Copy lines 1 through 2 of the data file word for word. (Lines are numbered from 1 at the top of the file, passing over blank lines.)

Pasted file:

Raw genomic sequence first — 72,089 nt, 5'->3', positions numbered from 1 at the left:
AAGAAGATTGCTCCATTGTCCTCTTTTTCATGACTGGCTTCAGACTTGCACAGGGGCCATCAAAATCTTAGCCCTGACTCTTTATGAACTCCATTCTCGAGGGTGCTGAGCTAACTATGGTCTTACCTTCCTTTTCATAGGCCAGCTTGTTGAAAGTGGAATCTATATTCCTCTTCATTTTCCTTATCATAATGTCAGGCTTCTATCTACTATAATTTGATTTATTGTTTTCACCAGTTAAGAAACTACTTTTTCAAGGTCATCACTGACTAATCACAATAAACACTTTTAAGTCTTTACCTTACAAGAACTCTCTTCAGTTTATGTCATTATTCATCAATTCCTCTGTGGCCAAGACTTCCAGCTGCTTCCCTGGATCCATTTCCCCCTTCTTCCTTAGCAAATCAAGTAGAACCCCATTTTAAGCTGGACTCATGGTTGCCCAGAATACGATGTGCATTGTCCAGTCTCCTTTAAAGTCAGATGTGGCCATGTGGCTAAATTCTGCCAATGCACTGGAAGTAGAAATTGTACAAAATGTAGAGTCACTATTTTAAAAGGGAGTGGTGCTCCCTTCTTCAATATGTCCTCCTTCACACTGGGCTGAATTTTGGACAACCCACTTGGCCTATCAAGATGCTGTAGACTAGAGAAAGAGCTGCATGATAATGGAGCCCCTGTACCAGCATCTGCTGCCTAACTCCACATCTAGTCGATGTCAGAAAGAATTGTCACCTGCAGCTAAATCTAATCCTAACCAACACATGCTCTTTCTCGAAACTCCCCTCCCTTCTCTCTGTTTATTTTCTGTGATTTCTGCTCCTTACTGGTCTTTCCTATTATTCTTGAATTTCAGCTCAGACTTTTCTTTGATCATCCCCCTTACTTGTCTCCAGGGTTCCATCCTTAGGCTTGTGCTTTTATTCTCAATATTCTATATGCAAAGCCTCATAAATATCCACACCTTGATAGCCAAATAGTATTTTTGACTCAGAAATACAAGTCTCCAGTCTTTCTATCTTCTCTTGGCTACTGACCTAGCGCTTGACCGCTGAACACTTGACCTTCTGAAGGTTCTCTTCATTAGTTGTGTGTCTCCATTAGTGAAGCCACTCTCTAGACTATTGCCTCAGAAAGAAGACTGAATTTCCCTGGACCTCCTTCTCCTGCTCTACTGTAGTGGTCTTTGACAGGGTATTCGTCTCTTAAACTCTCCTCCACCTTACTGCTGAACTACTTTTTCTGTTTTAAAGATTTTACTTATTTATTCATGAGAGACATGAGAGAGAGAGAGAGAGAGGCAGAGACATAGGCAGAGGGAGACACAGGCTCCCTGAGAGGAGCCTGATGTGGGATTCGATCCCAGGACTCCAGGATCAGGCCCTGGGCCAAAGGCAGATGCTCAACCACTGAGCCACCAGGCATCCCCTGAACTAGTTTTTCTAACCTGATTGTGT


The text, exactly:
Raw genomic sequence first — 72,089 nt, 5'->3', positions numbered from 1 at the left:
AAGAAGATTGCTCCATTGTCCTCTTTTTCATGACTGGCTTCAGACTTGCACAGGGGCCATCAAAATCTTAGCCCTGACTCTTTATGAACTCCATTCTCGAGGGTGCTGAGCTAACTATGGTCTTACCTTCCTTTTCATAGGCCAGCTTGTTGAAAGTGGAATCTATATTCCTCTTCATTTTCCTTATCATAATGTCAGGCTTCTATCTACTATAATTTGATTTATTGTTTTCACCAGTTAAGAAACTACTTTTTCAAGGTCATCACTGACTAATCACAATAAACACTTTTAAGTCTTTACCTTACAAGAACTCTCTTCAGTTTATGTCATTATTCATCAATTCCTCTGTGGCCAAGACTTCCAGCTGCTTCCCTGGATCCATTTCCCCCTTCTTCCTTAGCAAATCAAGTAGAACCCCATTTTAAGCTGGACTCATGGTTGCCCAGAATACGATGTGCATTGTCCAGTCTCCTTTAAAGTCAGATGTGGCCATGTGGCTAAATTCTGCCAATGCACTGGAAGTAGAAATTGTACAAAATGTAGAGTCACTATTTTAAAAGGGAGTGGTGCTCCCTTCTTCAATATGTCCTCCTTCACACTGGGCTGAATTTTGGACAACCCACTTGGCCTATCAAGATGCTGTAGACTAGAGAAAGAGCTGCATGATAATGGAGCCCCTGTACCAGCATCTGCTGCCTAACTCCACATCTAGTCGATGTCAGAAAGAATTGTCACCTGCAGCTAAATCTAATCCTAACCAACACATGCTCTTTCTCGAAACTCCCCTCCCTTCTCTCTGTTTATTTTCTGTGATTTCTGCTCCTTACTGGTCTTTCCTATTATTCTTGAATTTCAGCTCAGACTTTTCTTTGATCATCCCCCTTACTTGTCTCCAGGGTTCCATCCTTAGGCTTGTGCTTTTATTCTCAATATTCTATATGCAAAGCCTCATAAATATCCACACCTTGATAGCCAAATAGTATTTTTGACTCAGAAATACAAGTCTCCAGTCTTTCTATCTTCTCTTGGCTACTGACCTAGCGCTTGACCGCTGAACACTTGACCTTCTGAAGGTTCTCTTCATTAGTTGTGTGTCTCCATTAGTGAAGCCACTCTCTAGACTATTGCCTCAGAAAGAAGACTGAATTTCCCTGGACCTCCTTCTCCTGCTCTACTGTAGTGGTCTTTGACAGGGTATTCGTCTCTTAAACTCTCCTCCACCTTACTGCTGAACTACTTTTTCTGTTTTAAAGATTTTACTTATTTATTCATGAGAGACATGAGAGAGAGAGAGAGAGAGGCAGAGACATAGGCAGAGGGAGACACAGGCTCCCTGAGAGGAGCCTGATGTGGGATTCGATCCCAGGACTCCAGGATCAGGCCCTGGGCCAAAGGCAGATGCTCAACCACTGAGCCACCAGGCATCCCCTGAACTAGTTTTTCTAACCTGATTGTGT